Discussion: This study will be the first large-scale examination of the impact of digital CBT-I on self-reported cognitive impairment and objective cognitive performance.

Trial Registration: ISRCTN, ID: ISRCTN89237370 . Registered on 17 October 2016.
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http://dx.doi.org/10.1186/s13063-017-2012-6DOI Listing
http://www.ncbi.nlm.nih.gov/pmc/articles/PMC5474001PMC
June 2017

Associations between Mobility, Cognition, and Brain Structure in Healthy Older Adults.

Front Aging Neurosci 2017 23;9:155. Epub 2017 May 23.

Oxford Centre for Functional MRI of the Brain, Nuffield Department of Clinical Neurosciences, University of OxfordJohn Radcliffe Hospital, Oxford, United Kingdom.

Mobility limitations lead to a cascade of adverse events in old age, yet the neural and cognitive correlates of mobility performance in older adults remain poorly understood. In a sample of 387 adults (mean age 69.0 ± 5.1 years), we tested the relationship between mobility measures, cognitive assessments, and MRI markers of brain structure. Mobility was assessed in 2007-2009, using gait, balance and chair-stands tests. In 2012-2015, cognitive testing assessed executive function, memory and processing-speed; gray matter volumes (GMV) were examined using voxel-based morphometry, and white matter microstructure was assessed using tract-based spatial statistics of fractional anisotropy, axial diffusivity (AD), and radial diffusivity (RD). All mobility measures were positively associated with processing-speed. Faster walking speed was also correlated with higher executive function, while memory was not associated with any mobility measure. Increased GMV within the cerebellum, basal ganglia, post-central gyrus, and superior parietal lobe was associated with better mobility. In addition, better performance on the chair-stands test was correlated with decreased RD and AD. Overall, our results indicate that, even in non-clinical populations, mobility measures can be sensitive to sub-clinical variance in cognition and brain structures.
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http://dx.doi.org/10.3389/fnagi.2017.00155DOI Listing
http://www.ncbi.nlm.nih.gov/pmc/articles/PMC5440513PMC
May 2017

Classification and characterization of periventricular and deep white matter hyperintensities on MRI: A study in older adults.

Neuroimage 2018 04 15;170:174-181. Epub 2017 Mar 15.

Centre for the functional MRI of the Brain (FMRIB), University of Oxford, UK; Dipartimento di Scienze Biomediche, Metaboliche e Neuroscienze, Università di Modena e Reggio Emilia, Italy.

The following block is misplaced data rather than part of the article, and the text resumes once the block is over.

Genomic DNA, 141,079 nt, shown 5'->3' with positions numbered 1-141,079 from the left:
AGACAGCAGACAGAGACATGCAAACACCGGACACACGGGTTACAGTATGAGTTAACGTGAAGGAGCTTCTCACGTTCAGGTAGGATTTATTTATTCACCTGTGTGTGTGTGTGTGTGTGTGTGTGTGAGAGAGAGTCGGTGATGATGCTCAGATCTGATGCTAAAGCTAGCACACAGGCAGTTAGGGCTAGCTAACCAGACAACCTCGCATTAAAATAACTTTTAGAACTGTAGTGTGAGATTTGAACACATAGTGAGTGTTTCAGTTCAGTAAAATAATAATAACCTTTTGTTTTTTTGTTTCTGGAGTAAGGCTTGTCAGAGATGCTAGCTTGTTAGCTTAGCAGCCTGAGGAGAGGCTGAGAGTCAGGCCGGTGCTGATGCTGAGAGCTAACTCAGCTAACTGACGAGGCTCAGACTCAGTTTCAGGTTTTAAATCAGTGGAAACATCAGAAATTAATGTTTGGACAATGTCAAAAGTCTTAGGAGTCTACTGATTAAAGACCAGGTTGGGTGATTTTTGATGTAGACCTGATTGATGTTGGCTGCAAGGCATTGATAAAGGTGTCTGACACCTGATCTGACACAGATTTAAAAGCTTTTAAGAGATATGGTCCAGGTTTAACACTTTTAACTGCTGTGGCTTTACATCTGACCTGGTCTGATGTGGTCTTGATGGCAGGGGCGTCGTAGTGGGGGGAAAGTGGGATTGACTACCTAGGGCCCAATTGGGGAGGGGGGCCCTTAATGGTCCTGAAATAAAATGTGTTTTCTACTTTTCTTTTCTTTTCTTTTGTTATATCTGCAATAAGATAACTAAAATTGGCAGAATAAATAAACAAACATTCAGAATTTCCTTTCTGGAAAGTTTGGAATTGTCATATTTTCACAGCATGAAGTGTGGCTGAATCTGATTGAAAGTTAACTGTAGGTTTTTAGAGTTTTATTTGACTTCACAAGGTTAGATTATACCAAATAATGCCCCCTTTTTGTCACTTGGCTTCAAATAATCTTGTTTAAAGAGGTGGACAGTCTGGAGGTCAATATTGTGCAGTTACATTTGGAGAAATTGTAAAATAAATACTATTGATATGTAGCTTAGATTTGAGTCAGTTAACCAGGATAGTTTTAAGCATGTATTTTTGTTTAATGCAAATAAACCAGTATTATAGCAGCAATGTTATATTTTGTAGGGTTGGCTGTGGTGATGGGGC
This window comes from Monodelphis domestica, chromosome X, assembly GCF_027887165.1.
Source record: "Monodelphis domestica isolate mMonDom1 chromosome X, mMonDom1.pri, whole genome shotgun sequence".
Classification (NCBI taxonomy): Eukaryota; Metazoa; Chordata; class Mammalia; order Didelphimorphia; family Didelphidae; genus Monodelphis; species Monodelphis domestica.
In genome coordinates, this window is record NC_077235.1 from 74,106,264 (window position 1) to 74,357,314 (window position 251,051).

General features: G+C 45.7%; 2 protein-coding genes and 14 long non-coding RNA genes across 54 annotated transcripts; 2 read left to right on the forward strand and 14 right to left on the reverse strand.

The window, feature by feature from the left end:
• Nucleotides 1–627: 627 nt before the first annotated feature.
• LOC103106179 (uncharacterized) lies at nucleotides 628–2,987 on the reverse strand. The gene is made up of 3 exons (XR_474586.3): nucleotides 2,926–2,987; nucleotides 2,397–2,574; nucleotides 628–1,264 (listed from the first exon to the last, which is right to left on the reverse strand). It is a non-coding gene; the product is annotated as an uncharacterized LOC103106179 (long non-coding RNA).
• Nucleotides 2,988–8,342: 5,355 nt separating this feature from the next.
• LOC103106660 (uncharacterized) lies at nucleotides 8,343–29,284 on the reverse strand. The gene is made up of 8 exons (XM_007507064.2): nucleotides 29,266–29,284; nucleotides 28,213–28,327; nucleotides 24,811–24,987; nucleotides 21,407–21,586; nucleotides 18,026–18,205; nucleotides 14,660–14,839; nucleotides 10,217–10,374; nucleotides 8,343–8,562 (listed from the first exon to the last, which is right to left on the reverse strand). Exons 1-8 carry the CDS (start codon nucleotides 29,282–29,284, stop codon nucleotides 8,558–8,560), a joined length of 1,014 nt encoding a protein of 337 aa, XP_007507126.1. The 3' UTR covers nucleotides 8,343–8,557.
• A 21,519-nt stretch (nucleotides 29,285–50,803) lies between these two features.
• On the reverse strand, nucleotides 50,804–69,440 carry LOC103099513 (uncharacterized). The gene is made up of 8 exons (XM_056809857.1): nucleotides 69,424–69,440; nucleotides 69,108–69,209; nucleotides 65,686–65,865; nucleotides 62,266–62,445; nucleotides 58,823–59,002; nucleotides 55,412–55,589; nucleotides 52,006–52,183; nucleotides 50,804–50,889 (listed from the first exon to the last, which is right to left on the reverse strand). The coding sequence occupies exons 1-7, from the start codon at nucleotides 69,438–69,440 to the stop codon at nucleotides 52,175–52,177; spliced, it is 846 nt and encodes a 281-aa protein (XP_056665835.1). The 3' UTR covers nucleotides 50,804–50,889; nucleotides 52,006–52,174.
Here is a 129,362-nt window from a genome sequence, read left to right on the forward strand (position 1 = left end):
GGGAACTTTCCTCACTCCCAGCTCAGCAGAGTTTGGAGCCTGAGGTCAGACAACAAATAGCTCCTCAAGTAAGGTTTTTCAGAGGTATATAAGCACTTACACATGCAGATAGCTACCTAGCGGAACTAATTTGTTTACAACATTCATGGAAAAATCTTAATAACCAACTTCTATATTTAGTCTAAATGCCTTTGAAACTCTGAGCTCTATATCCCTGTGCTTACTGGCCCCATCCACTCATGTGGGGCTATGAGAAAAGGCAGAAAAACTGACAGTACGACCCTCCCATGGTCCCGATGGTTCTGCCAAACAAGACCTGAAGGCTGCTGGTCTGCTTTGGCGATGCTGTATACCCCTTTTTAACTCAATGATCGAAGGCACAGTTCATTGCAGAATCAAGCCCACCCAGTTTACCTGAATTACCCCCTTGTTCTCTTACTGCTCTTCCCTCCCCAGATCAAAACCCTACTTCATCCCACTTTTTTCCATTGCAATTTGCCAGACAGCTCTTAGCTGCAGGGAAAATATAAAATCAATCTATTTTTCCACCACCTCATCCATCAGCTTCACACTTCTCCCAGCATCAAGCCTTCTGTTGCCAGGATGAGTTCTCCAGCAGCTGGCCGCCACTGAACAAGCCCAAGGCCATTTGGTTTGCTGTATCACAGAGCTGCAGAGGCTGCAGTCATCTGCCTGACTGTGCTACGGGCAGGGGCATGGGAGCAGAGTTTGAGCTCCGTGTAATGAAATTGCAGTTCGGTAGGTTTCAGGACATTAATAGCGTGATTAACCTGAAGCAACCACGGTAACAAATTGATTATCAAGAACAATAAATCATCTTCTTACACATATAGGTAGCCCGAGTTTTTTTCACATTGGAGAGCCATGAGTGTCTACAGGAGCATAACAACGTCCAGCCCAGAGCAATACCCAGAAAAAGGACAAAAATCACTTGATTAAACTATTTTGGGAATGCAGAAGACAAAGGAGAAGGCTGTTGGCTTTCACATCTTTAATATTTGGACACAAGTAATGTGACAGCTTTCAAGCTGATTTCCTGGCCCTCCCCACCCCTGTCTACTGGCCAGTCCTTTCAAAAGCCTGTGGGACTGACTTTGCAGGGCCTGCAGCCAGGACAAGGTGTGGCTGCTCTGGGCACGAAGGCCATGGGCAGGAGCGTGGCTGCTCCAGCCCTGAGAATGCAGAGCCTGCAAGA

White matter hyperintensities (WMH) are frequently divided into periventricular (PWMH) and deep (DWMH), and the two classes have been associated with different cognitive, microstructural, and clinical correlates. However, although this distinction is widely used in visual ratings scales, how to best anatomically define the two classes is still disputed. In fact, the methods used to define PWMH and DWMH vary significantly between studies, making results difficult to compare. The purpose of this study was twofold: first, to compare four current criteria used to define PWMH and DWMH in a cohort of healthy older adults (mean age: 69.58 ± 5.33 years) by quantifying possible differences in terms of estimated volumes; second, to explore associations between the two WMH sub-classes with cognition, tissue microstructure and cardiovascular risk factors, analysing the impact of different criteria on the specific associations. Our results suggest that the classification criterion used for the definition of PWMH and DWMH should not be considered a major obstacle for the comparison of different studies. We observed that higher PWMH load is associated with reduced cognitive function, higher mean arterial pressure and age. Higher DWMH load is associated with higher body mass index. PWMH have lower fractional anisotropy than DWMH, which also have more heterogeneous microstructure. These findings support the hypothesis that PWMH and DWMH are different entities and that their distinction can provide useful information about healthy and pathological aging processes.
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http://dx.doi.org/10.1016/j.neuroimage.2017.03.024DOI Listing
April 2018

Sub-threshold depressive symptoms and brain structure: A magnetic resonance imaging study within the Whitehall II cohort.

J Affect Disord 2016 Nov 21;204:219-25. Epub 2016 Jun 21.

Department of Psychiatry, University of Oxford, Warneford Hospital, OX3 7JX, United Kingdom.